Lucy Oldfield 1925-1989

Lucy Oldfield was one of the outstanding ladies to have worked for the glass industry. She was educated at Harrow County School for Girls and Bedford College (London University) gaining a First Class Honours Degree in Chemistry in 1947.

She worked as an analyst for British Drug Houses in London and was then accepted as a post graduate research student at Imperial College (London University), being awarded a PhD in 1952 for her research in electrochemistry. She had completed her practical work and most if not all of her thesis when she joined GEC Research Laboratories in November 1951. At the time Dr J. H. Partridge was absent for several long periods due to ill health and R. W. Douglas was ‘keeping an eye’ on the Glass and Refractories Group. Although he was mainly concerned with research in solid state physics: it was Douglas who actually engaged Lucy. Shortly after her arrival Dr F. S. Hawkins took charge of the Glass and Refractories Group with both Douglas and Partridge in advisory capacities. Douglas was appointed Professor at the Department of Glass Technology, Sheffield University, in 1955 and Partridge continued to take an active interest and was fully involved until a few weeks before his death in 1956.

Her first job was to try to isolate and identify the defects in TV tube components being manufactured on a Lynch press at the GEC Lemington Glassworks. Lucy’s primary interest was in the structure of glass and in the relationship between composition, structure, and both physical and electrical properties; this Lemington problem with a glass containing fluoride was a most appropriate introduction.

It was possibly her work on borosilicate glasses that brought her international recognition, and her work on glass-to-metal seals followed the long tradition of interest in this subject in the Glass and Refractories Group at Wembley.

Lucy joined the Society as a Personal Member in 1958, was awarded the Fellowship in 1965, and in 1967 was the second recipient of the London Section’s Redston Award. She served on the Board of Fellows from 1970 to 1975, on Council for two periods, 1959-1962 and 1966-1969, and as a Vice President in 1969-1972. She was Chairman of the London Section in 1960-1961 and served on the Committee for twelve years, a member of the Basic Science and Technology Committee from its inception, and a member of both the Physical Properties Committee and Chemical Analysis Committee for a number of years (these committees have now merged to become the SGT Analysis and Properties Committee). She also represented the Society on BSI Committees dealing with street lanterns and electric lamps and on the City and Guilds of London Advisory Committee for the glass manufacturing and process industries.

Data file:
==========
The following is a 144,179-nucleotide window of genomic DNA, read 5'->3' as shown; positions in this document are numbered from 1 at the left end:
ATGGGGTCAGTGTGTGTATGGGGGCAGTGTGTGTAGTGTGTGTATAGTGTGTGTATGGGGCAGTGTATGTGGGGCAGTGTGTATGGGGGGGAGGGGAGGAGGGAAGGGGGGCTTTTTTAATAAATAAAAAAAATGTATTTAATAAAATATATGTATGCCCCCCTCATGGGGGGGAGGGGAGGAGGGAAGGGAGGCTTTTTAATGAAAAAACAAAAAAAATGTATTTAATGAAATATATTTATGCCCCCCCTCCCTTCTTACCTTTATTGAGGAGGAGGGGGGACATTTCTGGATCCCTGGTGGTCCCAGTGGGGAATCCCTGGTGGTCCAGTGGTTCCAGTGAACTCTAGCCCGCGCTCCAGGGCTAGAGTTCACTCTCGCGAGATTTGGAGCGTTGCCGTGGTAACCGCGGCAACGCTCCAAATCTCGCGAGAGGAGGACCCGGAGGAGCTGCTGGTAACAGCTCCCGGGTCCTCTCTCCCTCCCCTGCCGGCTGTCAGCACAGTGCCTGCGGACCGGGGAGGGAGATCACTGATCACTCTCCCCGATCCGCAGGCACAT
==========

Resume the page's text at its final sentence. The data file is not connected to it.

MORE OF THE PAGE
Lucy was fascinated with glass in all its aspects and her enthusiasm for the subject was matched by her ability to communicate that fascination and all that it implied and to make intelligible to all sorts of people some of the more difficult concepts concerning glass and the glassy state. It was this that led her to take up the challenge of establishing a syllabus on glass science and technology, subject to examination, at Isleworth Technical (later Hounslow Borough) College. Many members of the British Society of Scientific Glassblowers will remember her skills as a lecturer and instructor at the College. Anyone genuinely seeking information and willing to learn was treated with interest, patience, and kindness; and, unlike many theoreticians, she was excellent in experimental work and trained others to be just as meticulous.